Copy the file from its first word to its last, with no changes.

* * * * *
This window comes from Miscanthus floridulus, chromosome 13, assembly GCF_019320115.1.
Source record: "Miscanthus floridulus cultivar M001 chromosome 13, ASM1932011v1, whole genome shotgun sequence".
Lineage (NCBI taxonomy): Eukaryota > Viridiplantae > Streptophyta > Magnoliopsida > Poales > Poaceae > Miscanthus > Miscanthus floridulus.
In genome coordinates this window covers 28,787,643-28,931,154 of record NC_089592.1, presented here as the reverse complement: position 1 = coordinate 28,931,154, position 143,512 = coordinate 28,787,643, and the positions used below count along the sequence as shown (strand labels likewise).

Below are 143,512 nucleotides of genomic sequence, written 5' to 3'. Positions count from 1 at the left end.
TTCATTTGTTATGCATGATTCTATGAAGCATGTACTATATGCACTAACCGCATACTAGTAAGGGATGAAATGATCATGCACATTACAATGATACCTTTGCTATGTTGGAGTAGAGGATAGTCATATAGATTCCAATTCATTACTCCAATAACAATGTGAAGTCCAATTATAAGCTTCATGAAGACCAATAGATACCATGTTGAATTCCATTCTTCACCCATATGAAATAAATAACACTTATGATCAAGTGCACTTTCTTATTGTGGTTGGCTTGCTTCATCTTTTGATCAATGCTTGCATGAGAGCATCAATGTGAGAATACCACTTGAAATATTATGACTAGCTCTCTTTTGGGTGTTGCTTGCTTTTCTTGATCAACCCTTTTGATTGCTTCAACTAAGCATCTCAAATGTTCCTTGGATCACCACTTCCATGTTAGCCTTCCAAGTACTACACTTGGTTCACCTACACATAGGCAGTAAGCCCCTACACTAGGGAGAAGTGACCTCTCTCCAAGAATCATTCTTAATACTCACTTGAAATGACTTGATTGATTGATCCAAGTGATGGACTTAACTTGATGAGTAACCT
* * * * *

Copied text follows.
This window comes from Miscanthus floridulus, chromosome 13, assembly GCF_019320115.1.
Source record: "Miscanthus floridulus cultivar M001 chromosome 13, ASM1932011v1, whole genome shotgun sequence".
Lineage (NCBI taxonomy): Eukaryota > Viridiplantae > Streptophyta > Magnoliopsida > Poales > Poaceae > Miscanthus > Miscanthus floridulus.
In genome coordinates this window covers 28,787,643-28,931,154 of record NC_089592.1, presented here as the reverse complement: position 1 = coordinate 28,931,154, position 143,512 = coordinate 28,787,643, and the positions used below count along the sequence as shown (strand labels likewise).

Below are 143,512 nucleotides of genomic sequence, written 5' to 3'. Positions count from 1 at the left end.
TTCATTTGTTATGCATGATTCTATGAAGCATGTACTATATGCACTAACCGCATACTAGTAAGGGATGAAATGATCATGCACATTACAATGATACCTTTGCTATGTTGGAGTAGAGGATAGTCATATAGATTCCAATTCATTACTCCAATAACAATGTGAAGTCCAATTATAAGCTTCATGAAGACCAATAGATACCATGTTGAATTCCATTCTTCACCCATATGAAATAAATAACACTTATGATCAAGTGCACTTTCTTATTGTGGTTGGCTTGCTTCATCTTTTGATCAATGCTTGCATGAGAGCATCAATGTGAGAATACCACTTGAAATATTATGACTAGCTCTCTTTTGGGTGTTGCTTGCTTTTCTTGATCAACCCTTTTGATTGCTTCAACTAAGCATCTCAAATGTTCCTTGGATCACCACTTCCATGTTAGCCTTCCAAGTACTACACTTGGTTCACCTACACATAGGCAGTAAGCCCCTACACTAGGGAGAAGTGACCTCTCTCCAAGAATCATTCTTAATACTCACTTGAAATGACTTGATTGATTGATCCAAGTGATGGACTTAACTTGATGAGTAACCT